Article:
Safe mosquito control, for Zika & beyond | Pesticide Action Network
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Safe mosquito control, for Zika & beyond

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Zika mosquito

PAN stands in solidarity with families that have been impacted by microcephaly and other serious health impacts of the Zika virus. Unfortunately, the primary response to the outbreaks to date has been widespread spraying with pesticides to control mosquito populations. Decades of vector management around the world show that this approach is not only often ineffective, it can also compound the risks to human health.

Zika is a mosquito-borne disease, spread by the daytime biting Aedes aegypti or Aedes albopictus mosquitoes, and outbreaks are occurring throughout Latin and Central America — as well as parts of North America. According to the Centers for Disease Control and Prevention (CDC),  more than 2,250 cases had been documented in the U.S. as of August 18, with the states of Florida, New York and California among the most affected. In addition, more than 7,850 cases have been reported in the U.S territory of Puerto Rico. 

Urgent action to control the spread of this dangerous virus is clearly needed. Individuals can reduce their risk of exposure with the commonsense steps outlined below, and PAN International urges officials at all levels of government to pursue the safest, most effective approaches to controlling mosquito populations.

Integrated Vector Management works

Experiences from around the world in dealing with mosquito-borne diseases like malaria, dengue and chikunguya have shown the hazards of relying on pesticide spraying as the primary tool to combat vector-borne (e.g. mosquito) diseases.

Mosquitoes rapidly develop resistance to pesticides, leaving the chemicals wholely ineffective. Successive generations of pesticides — from extremely hazardous ones like DDT to the present day use of pyrethroids — have demonstrated this trend. The World Health Organization underscored the problem in their 2012 guidance on policy-making for Integrated Vector Management (IVM):

Resistance to insecticides is an increasing problem in vector control because of the reliance on chemical control and expanding operations . . . Furthermore, the chemical insecticides used can have adverse effects on health and the environment.”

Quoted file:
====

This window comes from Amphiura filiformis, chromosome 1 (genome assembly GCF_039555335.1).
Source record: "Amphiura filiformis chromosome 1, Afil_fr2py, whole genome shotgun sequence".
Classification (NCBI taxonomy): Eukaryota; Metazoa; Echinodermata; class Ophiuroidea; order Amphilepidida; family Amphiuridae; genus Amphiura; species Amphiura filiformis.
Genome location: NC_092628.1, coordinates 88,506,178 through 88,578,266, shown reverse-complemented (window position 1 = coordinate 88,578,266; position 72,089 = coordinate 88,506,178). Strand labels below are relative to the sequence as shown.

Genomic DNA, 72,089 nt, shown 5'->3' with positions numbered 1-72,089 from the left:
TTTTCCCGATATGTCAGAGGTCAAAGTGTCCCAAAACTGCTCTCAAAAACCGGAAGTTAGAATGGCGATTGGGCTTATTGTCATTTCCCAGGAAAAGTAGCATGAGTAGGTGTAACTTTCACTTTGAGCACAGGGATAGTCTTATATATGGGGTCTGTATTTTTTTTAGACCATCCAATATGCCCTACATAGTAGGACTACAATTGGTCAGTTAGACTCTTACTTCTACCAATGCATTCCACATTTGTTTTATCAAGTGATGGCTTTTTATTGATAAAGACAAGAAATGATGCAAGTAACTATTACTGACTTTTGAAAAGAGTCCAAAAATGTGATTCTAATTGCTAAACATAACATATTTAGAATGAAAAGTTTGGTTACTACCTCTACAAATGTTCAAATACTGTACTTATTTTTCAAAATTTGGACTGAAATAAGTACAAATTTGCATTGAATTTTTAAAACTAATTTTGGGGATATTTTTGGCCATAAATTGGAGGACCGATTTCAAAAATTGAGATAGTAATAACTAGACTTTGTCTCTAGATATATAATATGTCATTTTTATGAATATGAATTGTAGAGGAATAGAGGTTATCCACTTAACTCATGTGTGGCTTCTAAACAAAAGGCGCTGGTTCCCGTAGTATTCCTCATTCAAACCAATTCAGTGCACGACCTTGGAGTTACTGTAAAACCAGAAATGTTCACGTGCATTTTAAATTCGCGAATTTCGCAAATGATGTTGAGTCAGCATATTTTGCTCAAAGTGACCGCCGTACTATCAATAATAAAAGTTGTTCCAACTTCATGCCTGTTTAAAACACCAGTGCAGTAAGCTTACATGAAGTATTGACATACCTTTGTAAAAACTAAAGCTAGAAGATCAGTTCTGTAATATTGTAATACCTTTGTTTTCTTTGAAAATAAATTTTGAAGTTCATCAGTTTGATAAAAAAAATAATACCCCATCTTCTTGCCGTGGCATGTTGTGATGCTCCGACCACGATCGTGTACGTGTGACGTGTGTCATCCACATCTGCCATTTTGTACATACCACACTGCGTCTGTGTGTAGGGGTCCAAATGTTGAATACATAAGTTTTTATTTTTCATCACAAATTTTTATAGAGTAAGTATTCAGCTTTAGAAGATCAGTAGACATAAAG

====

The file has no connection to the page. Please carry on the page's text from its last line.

Many of the pesticides used in an attempt to control mosquitoes can be harmful to human health, in both the short and long term. Naled, for example, one of the organophosphate (OP) insecticides being used in response to the Zika outbreaks, is linked to a range of short term impacts including convulsions, dizziness, vomiting and unconsciousness. Long term impacts of Naled exposure can be serious — particularly for children — as it is a hormone disruptor and a reproductive and developmental toxicant.

Many studies have also linked prenatal exposure to OP pesticides to neurological harms, including increased risk of autism and reduced IQ levels.

In case after case, vector control relying on a community-based, least toxic version of IVM (see table below) has proven to be much more effective in controlling mosquito populations and, therefore, the diseases they transmit. As PAN Senior Scientist Dr. Marcia Ishii-Eiteman notes:

Investing in least-toxic IVM is a win-win for communities. It's the best way to both control mosquitoes and avoid reliance on health-harming pesticides."

Commonsense steps for prevention

Individuals and communities can take effective steps to reduce mosquito populations in and around homes, and to reduce the possibility of getting bitten by mosquitoes. The Centers for Disease Control, the Hesperian Foundation and the Natural Resources Defense Council all provide tips for families and communities to prevent infection with the virus. A few key steps include:

  • Preventing mosquito breeding sites by regularly removing sources of stagnant water from bird baths, swimming pools, planters, etc.;
  • Preventing mosquito bites by wearing long sleeved clothing and applying repellents with safe biological and botanical ingredients including neem, lemon and eucalyptus;